Is The Selling Madness About Over?

The inflation scare amplified by CPI data has died down yesterday a little. Buying returned into the S&P 500, lifting Nasdaq ever so little too. VIX steeply rejected moving higher, and looks ready to decline today, but the put/call ratio doesn‘t share the optimism as obviously the bearish scenarios, powered by the inflation scare forcing a deflationary outcome in an overleveraged financial system is emboldened by the downfall‘s steepness since Monday and ineffective attempts to counter it on Tuesday. While one swallow doesn‘t make a summer, the technical picture in the hardest hit tech is gradually improving, worthy of benefit of the doubt while you dance close to the Nasdaq exit door.

Credit markets have crucially improved, with the junk corporate bonds leading the way, and value stocks being soundly bought again. All it took was a decent daily stabilization in long-dated Treasuries coupled with an intraday upswing attempt – no issue that it fizzled out before the close, apparently. The markets are coming to terms with higher inflation, and the commodities hit starting with lumber, stretching to copper, and eventually also oil and soybeans yesterday, would likely recover – first those that hadn‘t been all that overheated.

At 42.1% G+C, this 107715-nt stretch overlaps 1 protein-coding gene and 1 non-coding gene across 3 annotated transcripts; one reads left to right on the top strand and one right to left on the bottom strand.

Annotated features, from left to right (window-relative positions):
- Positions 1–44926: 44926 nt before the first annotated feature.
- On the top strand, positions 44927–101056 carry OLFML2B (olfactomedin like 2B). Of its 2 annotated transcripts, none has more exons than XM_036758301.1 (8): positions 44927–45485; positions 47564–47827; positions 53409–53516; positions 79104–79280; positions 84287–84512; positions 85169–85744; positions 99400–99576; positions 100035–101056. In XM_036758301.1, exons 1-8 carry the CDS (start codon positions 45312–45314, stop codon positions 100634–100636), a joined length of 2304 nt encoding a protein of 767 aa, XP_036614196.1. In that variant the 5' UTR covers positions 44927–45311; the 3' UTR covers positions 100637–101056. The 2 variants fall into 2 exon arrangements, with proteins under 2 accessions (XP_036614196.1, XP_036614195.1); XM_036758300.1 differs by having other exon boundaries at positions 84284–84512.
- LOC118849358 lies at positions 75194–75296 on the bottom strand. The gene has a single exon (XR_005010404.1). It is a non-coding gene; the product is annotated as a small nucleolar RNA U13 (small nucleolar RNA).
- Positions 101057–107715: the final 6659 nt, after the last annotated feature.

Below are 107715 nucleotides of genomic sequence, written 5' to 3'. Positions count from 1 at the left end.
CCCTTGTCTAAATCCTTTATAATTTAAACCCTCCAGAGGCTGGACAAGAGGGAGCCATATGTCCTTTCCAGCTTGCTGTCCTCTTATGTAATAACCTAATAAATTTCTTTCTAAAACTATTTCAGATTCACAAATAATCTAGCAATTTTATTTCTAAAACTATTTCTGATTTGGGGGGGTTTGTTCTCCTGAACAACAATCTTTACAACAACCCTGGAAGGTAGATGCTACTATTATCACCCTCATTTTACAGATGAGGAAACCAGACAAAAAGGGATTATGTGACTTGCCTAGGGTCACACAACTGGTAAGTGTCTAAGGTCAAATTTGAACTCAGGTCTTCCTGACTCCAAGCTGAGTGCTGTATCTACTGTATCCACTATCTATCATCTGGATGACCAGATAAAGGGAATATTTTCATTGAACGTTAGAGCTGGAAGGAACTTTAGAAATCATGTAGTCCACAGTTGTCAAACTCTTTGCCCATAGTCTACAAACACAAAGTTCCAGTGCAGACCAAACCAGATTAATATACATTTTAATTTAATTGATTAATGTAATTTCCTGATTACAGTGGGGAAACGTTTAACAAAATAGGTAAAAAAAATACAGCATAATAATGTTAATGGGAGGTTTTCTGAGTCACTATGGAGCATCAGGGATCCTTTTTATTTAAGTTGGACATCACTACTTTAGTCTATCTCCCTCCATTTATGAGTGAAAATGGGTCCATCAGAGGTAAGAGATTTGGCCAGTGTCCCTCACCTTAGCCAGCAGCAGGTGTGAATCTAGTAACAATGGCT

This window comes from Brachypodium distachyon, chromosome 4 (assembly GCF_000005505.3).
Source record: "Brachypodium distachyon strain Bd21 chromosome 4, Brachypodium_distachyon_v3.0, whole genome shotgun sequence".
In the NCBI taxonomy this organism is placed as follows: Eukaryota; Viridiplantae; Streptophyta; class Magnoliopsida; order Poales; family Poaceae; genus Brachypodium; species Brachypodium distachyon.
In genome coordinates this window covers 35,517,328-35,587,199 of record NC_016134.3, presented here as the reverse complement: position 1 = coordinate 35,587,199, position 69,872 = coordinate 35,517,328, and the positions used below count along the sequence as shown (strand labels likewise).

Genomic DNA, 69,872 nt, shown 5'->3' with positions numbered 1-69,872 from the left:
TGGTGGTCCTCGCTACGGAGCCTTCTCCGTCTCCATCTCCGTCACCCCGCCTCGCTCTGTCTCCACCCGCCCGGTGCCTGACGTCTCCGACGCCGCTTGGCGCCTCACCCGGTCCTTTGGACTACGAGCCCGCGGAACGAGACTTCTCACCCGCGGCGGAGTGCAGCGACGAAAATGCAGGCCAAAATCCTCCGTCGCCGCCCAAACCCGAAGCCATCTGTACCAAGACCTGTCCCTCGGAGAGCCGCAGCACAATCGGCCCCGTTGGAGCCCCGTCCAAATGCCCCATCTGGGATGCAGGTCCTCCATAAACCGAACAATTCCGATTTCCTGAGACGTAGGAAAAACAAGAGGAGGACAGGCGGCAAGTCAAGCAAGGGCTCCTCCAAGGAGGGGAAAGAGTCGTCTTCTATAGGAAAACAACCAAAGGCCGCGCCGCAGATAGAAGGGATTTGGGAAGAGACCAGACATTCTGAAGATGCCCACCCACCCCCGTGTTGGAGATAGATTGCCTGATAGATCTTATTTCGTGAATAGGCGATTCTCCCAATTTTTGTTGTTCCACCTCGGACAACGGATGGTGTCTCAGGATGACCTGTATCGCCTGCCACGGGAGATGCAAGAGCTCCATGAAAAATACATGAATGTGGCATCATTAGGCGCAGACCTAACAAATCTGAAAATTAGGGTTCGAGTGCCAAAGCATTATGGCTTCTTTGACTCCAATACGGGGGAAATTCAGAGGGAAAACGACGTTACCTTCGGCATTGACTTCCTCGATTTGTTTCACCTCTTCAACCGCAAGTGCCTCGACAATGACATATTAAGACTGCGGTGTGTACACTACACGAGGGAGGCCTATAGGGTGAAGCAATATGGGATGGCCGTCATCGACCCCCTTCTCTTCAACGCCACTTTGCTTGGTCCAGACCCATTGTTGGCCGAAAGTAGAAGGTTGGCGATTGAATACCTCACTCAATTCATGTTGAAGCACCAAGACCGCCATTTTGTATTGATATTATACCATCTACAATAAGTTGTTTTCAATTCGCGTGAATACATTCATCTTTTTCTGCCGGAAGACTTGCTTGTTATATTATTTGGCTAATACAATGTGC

The Fed isn‘t serious about fighting inflation, otherwise it wouldn‘t be rolling out the speaking procession on an almost daily basis. Occam‘s razor at work:

(…) all we‘re experiencing now, is:

(…) a risk-off move driven by the growing inflation threat – the market is getting attentive again. How long before it forces the Fed to talk, act and not play ostrich? The evidence isn‘t strong thus far, but there is a lot of time left till the Jun Fed meeting. Needless to say, bold moves would crater risk-on assets, which is why I‘m not expecting any real action yet with the 10-year yield…

… at 1.66% only, which by no means serious enough to spur the Fed into action.We‘ve been there already, and as stated, 10-year yields above 2% would start to bite stocks, but it‘s only higher levels that would force the Fed into action and pegging them in the 2 to 2.5% range. We‘re far away from that, these are just (mild) birthing cramps, a premature alarm. We‘re still in a reflation – so far.

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